Tom Ripley (Matt Damon) is a sneaky, murdering enigma in ”The Talented Mr. Ripley,” writer-
As such, he’s as good a Ripley for Minghella to start with as any in trying to make cinematic sense of one of literature’s great modern con men, previously brought to the screen in René Clément’s 1960 French eyeful ”Purple Noon.” And indeed, the literary-
The setting is a sun-drenched late-’50s Italy where an impoverished Tom Ripley, having passed himself off as an upper-crust Princeton grad, has been dispatched by a wealthy New York businessman (James Rebhorn) to bring home his indolent playboy son, Dickie Greenleaf (Jude Law), currently living la dolce vita with his equally languid American girlfriend, Marge (Gwyneth Paltrow). Enchanted by Dickie (and who wouldn’t be – Law, in a star-making performance, is the sexually magnetic center of every scene he’s in), Tom becomes a favored playmate of his wanton new friend. When the two exhilarated, sweat-shiny Americans get down in a smoky Italian jazz joint, it’s a cinch to feel the boy-to-boy crackle in the air. Paltrow does what she can with Marge, the real outsider in this psychodrama, but there’s not much for the actress to do except look suspicious by degrees, as she did in ”A Perfect Murder.”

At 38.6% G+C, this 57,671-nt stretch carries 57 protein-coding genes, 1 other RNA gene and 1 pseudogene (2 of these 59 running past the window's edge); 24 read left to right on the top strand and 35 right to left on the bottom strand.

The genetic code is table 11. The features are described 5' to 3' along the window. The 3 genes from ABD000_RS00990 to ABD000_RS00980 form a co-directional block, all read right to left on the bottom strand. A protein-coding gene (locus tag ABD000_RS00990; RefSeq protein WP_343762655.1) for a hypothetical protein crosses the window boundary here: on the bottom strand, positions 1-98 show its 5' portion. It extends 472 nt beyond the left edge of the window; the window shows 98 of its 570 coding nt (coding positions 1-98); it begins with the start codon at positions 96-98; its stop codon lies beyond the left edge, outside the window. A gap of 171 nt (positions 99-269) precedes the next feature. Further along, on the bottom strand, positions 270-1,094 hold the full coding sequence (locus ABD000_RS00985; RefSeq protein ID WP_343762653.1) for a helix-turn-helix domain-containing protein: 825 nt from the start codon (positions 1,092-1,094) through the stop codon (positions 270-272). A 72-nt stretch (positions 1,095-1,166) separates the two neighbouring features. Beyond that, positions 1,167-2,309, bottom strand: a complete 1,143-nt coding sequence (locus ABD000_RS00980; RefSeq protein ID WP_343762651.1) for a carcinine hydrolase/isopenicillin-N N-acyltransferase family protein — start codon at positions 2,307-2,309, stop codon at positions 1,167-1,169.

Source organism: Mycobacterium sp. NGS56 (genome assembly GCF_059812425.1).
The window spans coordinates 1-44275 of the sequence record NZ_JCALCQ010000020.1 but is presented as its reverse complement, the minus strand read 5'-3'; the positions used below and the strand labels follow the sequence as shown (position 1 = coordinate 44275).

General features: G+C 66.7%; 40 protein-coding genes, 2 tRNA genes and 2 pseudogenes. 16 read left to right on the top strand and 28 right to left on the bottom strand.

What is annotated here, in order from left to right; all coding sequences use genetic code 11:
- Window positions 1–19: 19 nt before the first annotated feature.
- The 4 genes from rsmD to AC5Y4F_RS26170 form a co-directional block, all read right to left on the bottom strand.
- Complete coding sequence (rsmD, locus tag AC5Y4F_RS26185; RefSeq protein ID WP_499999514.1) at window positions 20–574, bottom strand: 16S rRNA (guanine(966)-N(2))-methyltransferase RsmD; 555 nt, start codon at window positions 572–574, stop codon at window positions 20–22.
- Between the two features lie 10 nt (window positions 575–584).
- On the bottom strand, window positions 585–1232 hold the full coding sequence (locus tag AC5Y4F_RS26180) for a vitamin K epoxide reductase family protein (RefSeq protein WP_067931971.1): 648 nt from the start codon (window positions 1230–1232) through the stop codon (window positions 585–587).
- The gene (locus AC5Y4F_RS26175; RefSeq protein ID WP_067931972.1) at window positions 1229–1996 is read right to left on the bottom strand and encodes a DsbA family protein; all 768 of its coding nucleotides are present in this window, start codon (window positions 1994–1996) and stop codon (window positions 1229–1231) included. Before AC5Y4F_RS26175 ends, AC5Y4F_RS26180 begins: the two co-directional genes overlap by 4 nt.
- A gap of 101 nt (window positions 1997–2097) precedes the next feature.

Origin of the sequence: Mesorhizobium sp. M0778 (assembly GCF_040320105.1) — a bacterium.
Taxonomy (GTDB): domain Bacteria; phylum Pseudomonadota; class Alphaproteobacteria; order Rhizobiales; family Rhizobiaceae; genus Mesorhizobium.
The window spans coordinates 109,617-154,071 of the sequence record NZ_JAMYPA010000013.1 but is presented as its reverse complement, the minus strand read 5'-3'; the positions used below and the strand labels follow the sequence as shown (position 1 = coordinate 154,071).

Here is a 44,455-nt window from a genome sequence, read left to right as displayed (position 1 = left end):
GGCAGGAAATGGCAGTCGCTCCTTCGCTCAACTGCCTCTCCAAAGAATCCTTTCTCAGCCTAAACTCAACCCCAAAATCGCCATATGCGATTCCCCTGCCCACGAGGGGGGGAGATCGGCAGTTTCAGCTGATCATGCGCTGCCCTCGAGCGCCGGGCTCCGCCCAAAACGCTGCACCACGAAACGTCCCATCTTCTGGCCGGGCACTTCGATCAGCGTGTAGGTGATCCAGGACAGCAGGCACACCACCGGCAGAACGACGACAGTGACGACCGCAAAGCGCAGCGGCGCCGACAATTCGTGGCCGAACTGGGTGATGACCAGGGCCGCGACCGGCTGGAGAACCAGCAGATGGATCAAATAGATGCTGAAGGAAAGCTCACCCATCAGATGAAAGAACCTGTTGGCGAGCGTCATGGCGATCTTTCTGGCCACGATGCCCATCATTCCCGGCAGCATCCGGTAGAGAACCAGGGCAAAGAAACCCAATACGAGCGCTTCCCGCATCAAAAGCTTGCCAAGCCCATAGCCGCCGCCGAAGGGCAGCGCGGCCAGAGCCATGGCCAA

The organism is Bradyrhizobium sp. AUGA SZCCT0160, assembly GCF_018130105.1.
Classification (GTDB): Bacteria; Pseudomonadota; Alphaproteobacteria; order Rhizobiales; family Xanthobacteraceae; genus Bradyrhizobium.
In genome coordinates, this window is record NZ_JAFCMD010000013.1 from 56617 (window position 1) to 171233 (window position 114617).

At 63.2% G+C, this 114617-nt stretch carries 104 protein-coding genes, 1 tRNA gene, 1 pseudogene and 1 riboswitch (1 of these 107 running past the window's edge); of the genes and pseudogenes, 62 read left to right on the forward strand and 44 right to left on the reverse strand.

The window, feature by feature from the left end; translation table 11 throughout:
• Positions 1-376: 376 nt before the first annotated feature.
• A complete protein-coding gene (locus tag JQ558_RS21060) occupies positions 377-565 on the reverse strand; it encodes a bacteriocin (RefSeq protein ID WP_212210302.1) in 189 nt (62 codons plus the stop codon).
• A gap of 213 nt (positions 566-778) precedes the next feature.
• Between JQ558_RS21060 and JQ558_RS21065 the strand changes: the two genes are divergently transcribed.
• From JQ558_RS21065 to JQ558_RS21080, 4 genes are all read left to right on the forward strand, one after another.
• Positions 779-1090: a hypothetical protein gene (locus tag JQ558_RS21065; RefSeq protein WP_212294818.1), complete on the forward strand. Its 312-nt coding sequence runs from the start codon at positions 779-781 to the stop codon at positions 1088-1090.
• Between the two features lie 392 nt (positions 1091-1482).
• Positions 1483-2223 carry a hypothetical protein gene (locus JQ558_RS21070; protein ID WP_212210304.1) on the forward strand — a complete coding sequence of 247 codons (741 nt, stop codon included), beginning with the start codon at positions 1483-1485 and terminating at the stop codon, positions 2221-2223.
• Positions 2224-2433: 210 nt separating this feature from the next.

Damon is at once an obvious choice for the part and a hard sell to audiences soothed by his amiable boyishness. The actor’s persona, that of well-adjusted Private Ryan unwilling to leave the battlefield without his buddies, doesn’t suggest a fellow who can convincingly go postal. But the facade works surprisingly well when Damon holds that gleaming smile just a few seconds too long, his Eagle Scout eyes fixed just a blink more than the calm gaze of any non-murdering young man. And in that opacity we see horror.
”The Talented Mr. Ripley” slithers along with great elegance and purpose for most of Ripley’s reign, stumbling only at the end when Minghella trips on the limitations imposed by his own updated psychoanalysis. But one schematic addition proves invaluable: As Meredith, a rich American deb to whom Tom, bound for Italy, has passed himself off as Dickie – a deception for which someone will eventually pay – Cate Blanchett fills her small role with note-perfect detail. By the end, when Ripley’s talents threaten to fail him, she’s the reason. Somehow, believe it or not, I think the ornery, talented mystery novelist who invented him might have been pleased by such a turnabout.